As Dr. MacAndrew has laid out well in “Here Comes the Sun: How the Geocentrists Persist in Scientific and Logical Errors”, the gravity of the Sun dominates our solar system. The scientific explanation for why the Earth does not fall into the Sun is that it is orbiting the Sun, just like the other planets. And this means that it’s moving and that it’s not the center even of our solar system, let alone of the entire universe.
The only other way this could work is if there were some other masses that perfectly and continuously offset the Sun’s enormous gravitational influence on the Earth. And this is where the geocentrists think they have an “out” – they say our problem is that we’re looking at our solar system in isolation without regard to the influence of the rest of the bodies in the universe. Robert Sungenis states, “each night we see that there are countless stars the [sic] circle the Earth. Each of those 5 sextillion stars have gravity, and that gravity will affect how the Sun and Earth react to one another, especially if the Earth is put in the center of that gravity” (“Karl Keating’s “Scientific” Attempt to Debunk Geocentrism”, p. 2). So according to him it’s the gravity of the “5 sextillion stars” that keeps the Earth from plunging into the Sun. But this raises two insuperable problems.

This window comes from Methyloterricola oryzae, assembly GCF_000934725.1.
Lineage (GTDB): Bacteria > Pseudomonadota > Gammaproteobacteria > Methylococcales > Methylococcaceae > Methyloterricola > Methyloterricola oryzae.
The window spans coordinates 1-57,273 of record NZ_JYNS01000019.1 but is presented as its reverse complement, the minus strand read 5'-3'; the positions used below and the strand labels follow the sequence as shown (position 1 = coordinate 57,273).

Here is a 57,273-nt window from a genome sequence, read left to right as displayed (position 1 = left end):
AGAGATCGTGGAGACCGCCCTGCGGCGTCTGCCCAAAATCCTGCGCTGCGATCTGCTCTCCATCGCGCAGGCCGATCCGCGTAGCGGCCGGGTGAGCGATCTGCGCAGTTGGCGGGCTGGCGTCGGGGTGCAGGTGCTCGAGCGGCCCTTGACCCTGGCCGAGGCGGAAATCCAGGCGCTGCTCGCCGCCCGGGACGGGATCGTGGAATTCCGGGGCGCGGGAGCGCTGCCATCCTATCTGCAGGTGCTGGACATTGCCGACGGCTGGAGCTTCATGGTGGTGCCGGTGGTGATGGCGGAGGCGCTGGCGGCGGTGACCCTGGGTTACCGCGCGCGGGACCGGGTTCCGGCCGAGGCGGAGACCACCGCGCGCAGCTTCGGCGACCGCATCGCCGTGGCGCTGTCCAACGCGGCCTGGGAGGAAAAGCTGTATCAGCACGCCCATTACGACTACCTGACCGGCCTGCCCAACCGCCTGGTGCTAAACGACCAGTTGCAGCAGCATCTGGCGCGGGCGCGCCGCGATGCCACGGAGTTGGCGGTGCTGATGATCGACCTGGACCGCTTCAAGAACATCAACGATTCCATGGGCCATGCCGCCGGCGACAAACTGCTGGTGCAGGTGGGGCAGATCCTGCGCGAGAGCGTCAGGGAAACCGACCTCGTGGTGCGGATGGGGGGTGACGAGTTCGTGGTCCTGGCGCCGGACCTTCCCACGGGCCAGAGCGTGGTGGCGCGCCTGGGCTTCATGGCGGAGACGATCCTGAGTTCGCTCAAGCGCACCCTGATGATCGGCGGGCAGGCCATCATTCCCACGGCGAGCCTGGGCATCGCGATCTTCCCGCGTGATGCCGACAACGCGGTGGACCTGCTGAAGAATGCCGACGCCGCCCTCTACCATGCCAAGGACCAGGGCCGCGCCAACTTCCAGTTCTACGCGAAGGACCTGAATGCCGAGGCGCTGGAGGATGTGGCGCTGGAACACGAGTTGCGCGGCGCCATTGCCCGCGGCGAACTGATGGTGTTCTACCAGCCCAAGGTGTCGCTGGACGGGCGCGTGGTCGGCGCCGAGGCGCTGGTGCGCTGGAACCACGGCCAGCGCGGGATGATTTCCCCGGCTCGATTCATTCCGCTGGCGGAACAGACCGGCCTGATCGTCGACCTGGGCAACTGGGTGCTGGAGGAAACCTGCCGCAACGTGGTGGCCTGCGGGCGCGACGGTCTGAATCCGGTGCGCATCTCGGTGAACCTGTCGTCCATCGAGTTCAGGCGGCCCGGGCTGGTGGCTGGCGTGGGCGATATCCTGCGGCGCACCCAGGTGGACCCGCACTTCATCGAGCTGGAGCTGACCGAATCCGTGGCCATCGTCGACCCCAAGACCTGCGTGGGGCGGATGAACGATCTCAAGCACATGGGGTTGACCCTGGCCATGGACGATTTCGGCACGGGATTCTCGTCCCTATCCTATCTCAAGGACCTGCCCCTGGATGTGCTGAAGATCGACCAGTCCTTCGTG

First, because of the extreme distances involved, the distant stars and galaxies simply do not provide enough gravitational influence to offset the nearby Sun’s gravity. As Dr. MacAndrew demonstrates in his paper, even if you put all of the galactic clusters that lie within 2.5 billion light years on one side of the Earth and positioned them much closer than they actually are, their combined gravitational pull would still be, “30 million times less than the Sun’s gravitational field at the Earth” (see “Here Comes the Sun”, p. 5).